Independently of these general systems, there are others of a very different kind, particularly in the more recently acquired territories under the Bombay government. To these territories, as offering the most novel facts, we shall now direct the reader's attention. The lands in the district just mentioned are divided into collectorates, or divisions, in each of which a separate establishment for collecting the revenue exists. It will be convenient to select for illustration one of those collectorates and that which we are induced to prefer for our purpose is called the Broach Collectorate, which is situated, as we have already observed, within the jurisdiction of the Bengal presidency. Here the operation of collecting is managed directly by the government, the collector settling every year with each village separately for the amount of the public revenue. In completing this settlement, no more than two parties appear, the collector on behalf of the government, and patells (as they are called), or principal bhagdors, on the part of the village community. The amount of the revenue depends altogether upon the nature of the harvest; and the month of March is generally chosen for making a survey of the crops, and for adjusting the assessment according to the results of the inquiry. It appears that the greater portion of the villages contained in this collectorate are called bhagwar. In this system, the lands of the villages are, in the first place, divided into great shares or bhags, in number from two to ten. The chief holders of these are the bhagdars, the whole or a part of whom are also the patells of the village. But each of the great bhags are subdivided into portions usually called anas; and these again into sixteenth parts, called anees or chawuls, and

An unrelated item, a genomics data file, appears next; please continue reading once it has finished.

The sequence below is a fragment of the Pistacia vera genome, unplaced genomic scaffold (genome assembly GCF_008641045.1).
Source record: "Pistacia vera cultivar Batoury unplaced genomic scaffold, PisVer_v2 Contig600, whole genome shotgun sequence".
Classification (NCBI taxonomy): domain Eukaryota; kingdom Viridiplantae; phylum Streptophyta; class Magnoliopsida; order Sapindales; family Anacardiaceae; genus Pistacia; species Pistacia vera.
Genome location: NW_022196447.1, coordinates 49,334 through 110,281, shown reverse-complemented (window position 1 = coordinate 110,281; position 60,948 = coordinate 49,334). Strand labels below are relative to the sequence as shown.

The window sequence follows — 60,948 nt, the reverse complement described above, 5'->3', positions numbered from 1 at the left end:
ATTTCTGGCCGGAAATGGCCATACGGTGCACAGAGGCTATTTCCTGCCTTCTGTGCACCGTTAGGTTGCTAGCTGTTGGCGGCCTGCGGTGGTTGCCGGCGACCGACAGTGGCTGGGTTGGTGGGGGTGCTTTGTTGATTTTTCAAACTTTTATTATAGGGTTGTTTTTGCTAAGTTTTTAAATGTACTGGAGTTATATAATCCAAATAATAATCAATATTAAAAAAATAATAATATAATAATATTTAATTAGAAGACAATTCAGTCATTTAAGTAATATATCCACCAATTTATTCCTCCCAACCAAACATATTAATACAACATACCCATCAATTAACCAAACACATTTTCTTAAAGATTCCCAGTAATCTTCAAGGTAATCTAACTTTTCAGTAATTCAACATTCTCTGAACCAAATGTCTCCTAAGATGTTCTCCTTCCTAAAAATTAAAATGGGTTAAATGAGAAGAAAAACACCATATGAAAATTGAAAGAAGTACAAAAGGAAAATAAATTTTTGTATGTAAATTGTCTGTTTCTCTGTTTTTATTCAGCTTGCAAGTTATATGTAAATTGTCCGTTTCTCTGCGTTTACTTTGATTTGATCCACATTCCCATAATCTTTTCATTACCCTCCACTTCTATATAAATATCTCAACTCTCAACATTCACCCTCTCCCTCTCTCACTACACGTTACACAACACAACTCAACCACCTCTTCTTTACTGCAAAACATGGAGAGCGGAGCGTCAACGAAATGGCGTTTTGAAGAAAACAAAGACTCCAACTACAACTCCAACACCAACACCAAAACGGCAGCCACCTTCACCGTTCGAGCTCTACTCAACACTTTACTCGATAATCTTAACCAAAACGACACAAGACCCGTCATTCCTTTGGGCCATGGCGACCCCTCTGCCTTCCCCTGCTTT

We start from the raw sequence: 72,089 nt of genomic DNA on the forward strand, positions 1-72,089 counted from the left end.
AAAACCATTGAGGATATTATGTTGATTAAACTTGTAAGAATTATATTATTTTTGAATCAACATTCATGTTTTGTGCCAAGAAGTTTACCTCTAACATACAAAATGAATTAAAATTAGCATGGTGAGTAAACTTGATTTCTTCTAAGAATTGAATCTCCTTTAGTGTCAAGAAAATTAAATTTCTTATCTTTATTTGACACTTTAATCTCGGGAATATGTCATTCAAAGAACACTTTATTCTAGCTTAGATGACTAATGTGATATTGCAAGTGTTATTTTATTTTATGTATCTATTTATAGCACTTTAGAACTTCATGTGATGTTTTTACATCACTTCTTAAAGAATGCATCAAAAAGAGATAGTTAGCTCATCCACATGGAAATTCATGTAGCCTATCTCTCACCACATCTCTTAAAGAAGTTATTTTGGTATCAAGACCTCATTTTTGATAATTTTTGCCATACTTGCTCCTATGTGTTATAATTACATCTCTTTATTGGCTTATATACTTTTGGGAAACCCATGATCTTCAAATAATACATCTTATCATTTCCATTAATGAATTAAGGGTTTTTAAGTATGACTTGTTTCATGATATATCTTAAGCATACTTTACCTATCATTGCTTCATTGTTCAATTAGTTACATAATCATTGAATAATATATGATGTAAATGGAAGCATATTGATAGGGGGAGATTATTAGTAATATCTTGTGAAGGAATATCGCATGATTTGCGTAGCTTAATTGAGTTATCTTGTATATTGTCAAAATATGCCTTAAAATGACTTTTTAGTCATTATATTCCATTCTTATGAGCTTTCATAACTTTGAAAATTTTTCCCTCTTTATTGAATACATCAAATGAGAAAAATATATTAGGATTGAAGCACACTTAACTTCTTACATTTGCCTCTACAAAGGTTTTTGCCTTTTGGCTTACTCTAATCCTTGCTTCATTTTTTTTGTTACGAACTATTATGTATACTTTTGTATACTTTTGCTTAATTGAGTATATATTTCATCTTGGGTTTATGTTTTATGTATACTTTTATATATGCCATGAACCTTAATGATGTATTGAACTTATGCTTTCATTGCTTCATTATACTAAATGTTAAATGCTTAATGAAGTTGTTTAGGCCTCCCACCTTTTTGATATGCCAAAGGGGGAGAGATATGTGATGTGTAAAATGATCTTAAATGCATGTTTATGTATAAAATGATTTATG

whole area.

these are held by numerous inferior bhagdars. There may be more than an hundred anas in a village; but, whatever the numbermay be, the total amount of the demands on the village, on government or other accounts, is divided by that number; and thus the amount to be paid by each individual, whether he holds one ana or more, or the fractional part of an ana, is ascertained. The apportioning of the lands into bhags and anas is made by the village community, with reference to all the circumstances of soil and situation, which increase or diminish the value of different patches; and thus the great bhags are not each a separate and distinct portion of the village lands, but have their fields quite intermixed throughout the

The making of all the arrangements here described is a village business entirely, in which every member of the village community has an interest, and also has a voice, and in which no other persons and no other authority interfere, unless asked to do so. The patells and bhagdars, who are all themselves cultivators, take the lead, no doubt, in these common concerns; but they possess not the influence to enable them to effect arrangements that will be attended with injustice or oppression to any member of the community possessing any right in the land.

Such is the mode in which land is distributed: and how it is finally disposed of by the first proprietors amongst their families is the next point of curiosity worthy of being inquired into. The custom which prevails in reference to this mode of providing for the junior branches of a family consists of the following arrangements : as soon as the sons are grown up, have received their wives and cohabited with them, the father must make an equal division with them of his land, and furnish houses also to the sons, or gubhan (building-ground), to build upon. A man having shared his bhag with three or four sons who had grown up, and having afterwards, unexpectedly, another son or sons of the same mother, must make a fresh equal division on the younger ones coming to a time of life to shift for themselves; that is, from fifteen to twenty years of age. If the father marries another wife, after having so shared the lands, and has sons by her, he must divide his own share amongst the sons of this second marriage, leaving the shares of the sons by the first marriage untouched. If a man has two or three sons by one wife, and he has other sons by a second wife, when they are all grown up, or when the time comes for dividing the lands, then an equal portion is to be allotted to the sons of both marriages, although there may be only one son of the one, and three sons of the other. This is said to be the law; but it often happens that the single son, or smaller number, from weakness, or from a sense of justice and brotherly feeling, consents to an equal division. Daughters do not inherit the lands. If the bhagdar dies without a son, the nephews or nearest male relations take the lands after the death of the widow.